At last, big changes come to Washington, DC, hospital
Washington Post, January 13, 2009
A year ago, Greater Southeast Community Hospital in Washington, DC, was in a dilapidated building. The ceilings and floors of the top levels were waterlogged and bowed from untended roof leaks. There was no working radiology equipment, and at one point the institution was on the verge of running out of food for patients. But now the hospital's new owners have begun implementing changes to revive the once dilapidated building and business. The hospital is being revamped to meet the increasing need for long-term-care facilities for the city's aging and chronically sick. This month about 50 beds at the hospital, now called United Medical Center, will be set aside for what is known as long-term acute care.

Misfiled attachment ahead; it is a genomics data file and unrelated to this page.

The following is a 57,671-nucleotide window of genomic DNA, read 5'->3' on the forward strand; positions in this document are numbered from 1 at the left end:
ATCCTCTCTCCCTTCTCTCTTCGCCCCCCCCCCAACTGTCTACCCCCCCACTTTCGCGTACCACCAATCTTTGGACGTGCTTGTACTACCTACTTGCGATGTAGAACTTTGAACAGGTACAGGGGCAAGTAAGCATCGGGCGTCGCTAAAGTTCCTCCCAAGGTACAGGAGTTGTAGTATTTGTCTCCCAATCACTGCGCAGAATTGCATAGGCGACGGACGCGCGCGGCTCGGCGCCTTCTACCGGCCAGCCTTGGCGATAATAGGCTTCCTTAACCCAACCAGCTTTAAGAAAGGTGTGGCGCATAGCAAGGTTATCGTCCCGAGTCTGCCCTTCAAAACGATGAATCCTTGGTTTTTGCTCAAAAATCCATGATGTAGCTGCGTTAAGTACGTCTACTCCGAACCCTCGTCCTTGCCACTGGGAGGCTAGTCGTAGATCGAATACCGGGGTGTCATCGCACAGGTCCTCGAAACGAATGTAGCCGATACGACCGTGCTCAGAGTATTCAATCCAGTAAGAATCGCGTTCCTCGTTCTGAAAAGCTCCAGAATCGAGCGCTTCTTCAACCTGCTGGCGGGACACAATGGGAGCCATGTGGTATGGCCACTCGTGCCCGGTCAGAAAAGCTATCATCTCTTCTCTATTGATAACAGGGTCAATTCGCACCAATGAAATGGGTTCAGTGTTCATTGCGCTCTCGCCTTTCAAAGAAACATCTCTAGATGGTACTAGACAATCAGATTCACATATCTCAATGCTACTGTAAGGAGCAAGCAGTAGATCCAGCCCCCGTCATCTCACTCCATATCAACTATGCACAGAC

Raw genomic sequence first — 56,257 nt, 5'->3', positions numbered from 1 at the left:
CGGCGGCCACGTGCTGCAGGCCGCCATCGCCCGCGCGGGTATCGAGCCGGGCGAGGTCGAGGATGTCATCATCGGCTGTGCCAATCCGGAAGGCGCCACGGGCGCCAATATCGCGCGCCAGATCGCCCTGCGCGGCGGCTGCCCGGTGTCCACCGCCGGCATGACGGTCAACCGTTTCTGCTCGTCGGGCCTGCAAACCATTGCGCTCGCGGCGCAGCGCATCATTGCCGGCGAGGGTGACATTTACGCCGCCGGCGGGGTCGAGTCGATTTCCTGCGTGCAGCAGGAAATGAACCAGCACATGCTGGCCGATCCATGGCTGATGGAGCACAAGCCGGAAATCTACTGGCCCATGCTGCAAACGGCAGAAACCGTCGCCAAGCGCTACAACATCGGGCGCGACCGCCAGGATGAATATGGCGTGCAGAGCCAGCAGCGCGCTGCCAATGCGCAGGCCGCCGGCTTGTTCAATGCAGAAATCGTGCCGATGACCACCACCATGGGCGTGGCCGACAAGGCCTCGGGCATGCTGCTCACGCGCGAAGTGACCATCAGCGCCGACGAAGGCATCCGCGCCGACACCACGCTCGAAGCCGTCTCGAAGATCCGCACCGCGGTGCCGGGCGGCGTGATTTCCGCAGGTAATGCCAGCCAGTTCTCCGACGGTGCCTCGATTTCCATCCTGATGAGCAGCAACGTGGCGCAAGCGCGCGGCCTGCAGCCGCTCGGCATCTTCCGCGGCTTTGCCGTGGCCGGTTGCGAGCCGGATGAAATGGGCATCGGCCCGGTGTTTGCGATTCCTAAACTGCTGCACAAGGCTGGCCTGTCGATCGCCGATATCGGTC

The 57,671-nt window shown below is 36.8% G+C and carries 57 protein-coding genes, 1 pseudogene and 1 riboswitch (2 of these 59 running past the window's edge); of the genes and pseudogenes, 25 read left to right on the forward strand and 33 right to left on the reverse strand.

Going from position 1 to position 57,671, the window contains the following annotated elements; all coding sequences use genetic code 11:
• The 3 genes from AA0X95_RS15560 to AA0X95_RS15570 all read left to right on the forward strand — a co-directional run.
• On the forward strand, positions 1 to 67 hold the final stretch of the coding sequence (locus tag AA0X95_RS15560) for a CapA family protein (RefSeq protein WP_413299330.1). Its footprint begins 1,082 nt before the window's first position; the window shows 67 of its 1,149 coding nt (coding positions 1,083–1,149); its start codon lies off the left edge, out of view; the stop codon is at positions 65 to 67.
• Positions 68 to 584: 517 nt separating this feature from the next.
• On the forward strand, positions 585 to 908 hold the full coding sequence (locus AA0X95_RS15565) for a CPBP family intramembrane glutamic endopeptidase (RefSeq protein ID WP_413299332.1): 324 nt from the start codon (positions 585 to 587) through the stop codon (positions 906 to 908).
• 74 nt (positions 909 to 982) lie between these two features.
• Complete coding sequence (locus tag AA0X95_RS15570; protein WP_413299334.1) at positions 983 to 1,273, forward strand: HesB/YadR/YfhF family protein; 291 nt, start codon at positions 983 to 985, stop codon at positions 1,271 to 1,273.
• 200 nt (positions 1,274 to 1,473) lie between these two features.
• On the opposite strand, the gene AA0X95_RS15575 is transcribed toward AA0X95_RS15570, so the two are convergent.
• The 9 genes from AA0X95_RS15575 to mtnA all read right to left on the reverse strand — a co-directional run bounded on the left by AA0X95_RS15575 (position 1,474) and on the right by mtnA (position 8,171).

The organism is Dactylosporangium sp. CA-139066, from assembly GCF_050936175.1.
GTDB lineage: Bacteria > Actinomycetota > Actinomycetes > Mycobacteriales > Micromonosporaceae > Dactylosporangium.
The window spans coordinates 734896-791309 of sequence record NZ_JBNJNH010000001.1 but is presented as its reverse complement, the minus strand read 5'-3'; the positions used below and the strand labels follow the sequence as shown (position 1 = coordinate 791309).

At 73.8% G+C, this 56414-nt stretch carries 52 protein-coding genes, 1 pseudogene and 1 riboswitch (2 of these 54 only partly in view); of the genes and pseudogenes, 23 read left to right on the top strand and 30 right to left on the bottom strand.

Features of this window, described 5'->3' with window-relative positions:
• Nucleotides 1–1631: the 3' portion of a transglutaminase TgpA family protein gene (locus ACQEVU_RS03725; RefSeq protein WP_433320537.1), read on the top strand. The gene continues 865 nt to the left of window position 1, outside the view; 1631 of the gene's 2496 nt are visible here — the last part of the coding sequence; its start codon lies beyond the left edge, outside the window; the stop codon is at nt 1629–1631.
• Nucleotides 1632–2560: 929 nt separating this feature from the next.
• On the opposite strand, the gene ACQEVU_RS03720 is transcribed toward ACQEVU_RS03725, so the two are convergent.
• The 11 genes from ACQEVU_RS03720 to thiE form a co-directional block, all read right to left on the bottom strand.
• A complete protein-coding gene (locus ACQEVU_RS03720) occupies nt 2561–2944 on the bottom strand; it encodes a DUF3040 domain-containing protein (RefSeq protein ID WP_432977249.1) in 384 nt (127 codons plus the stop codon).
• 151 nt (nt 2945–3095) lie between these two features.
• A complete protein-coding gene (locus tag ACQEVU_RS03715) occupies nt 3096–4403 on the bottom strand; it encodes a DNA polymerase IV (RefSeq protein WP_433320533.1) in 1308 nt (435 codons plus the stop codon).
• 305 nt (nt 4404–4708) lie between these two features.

- Half of All Primary Care, Internal Medicine Jobs Unfilled in 2013
- How Digital Strategy Shapes Patient Engagement at Boston Children's Hospital
- CFO Exchange: Smartphones Poised to Disrupt Healthcare, Says Topol
- CNO on Hospital Redesign: 'You Can't Over-Communicate'
- Some Cancer Hospitals' Quality Data Will Soon Be Public
- CA Powers Up $80M HIE to 'Create Value in the Data'
- TJC Warns Hospitals of Deadly Medical Tubing Mistakes
- 3 Traits Personality Assessments Can't Reveal
- PA Ranks See 'Phenomenal Growth,' Lack of Diversity
- Consumerism Drives Healthcare Branding, Rebranding Efforts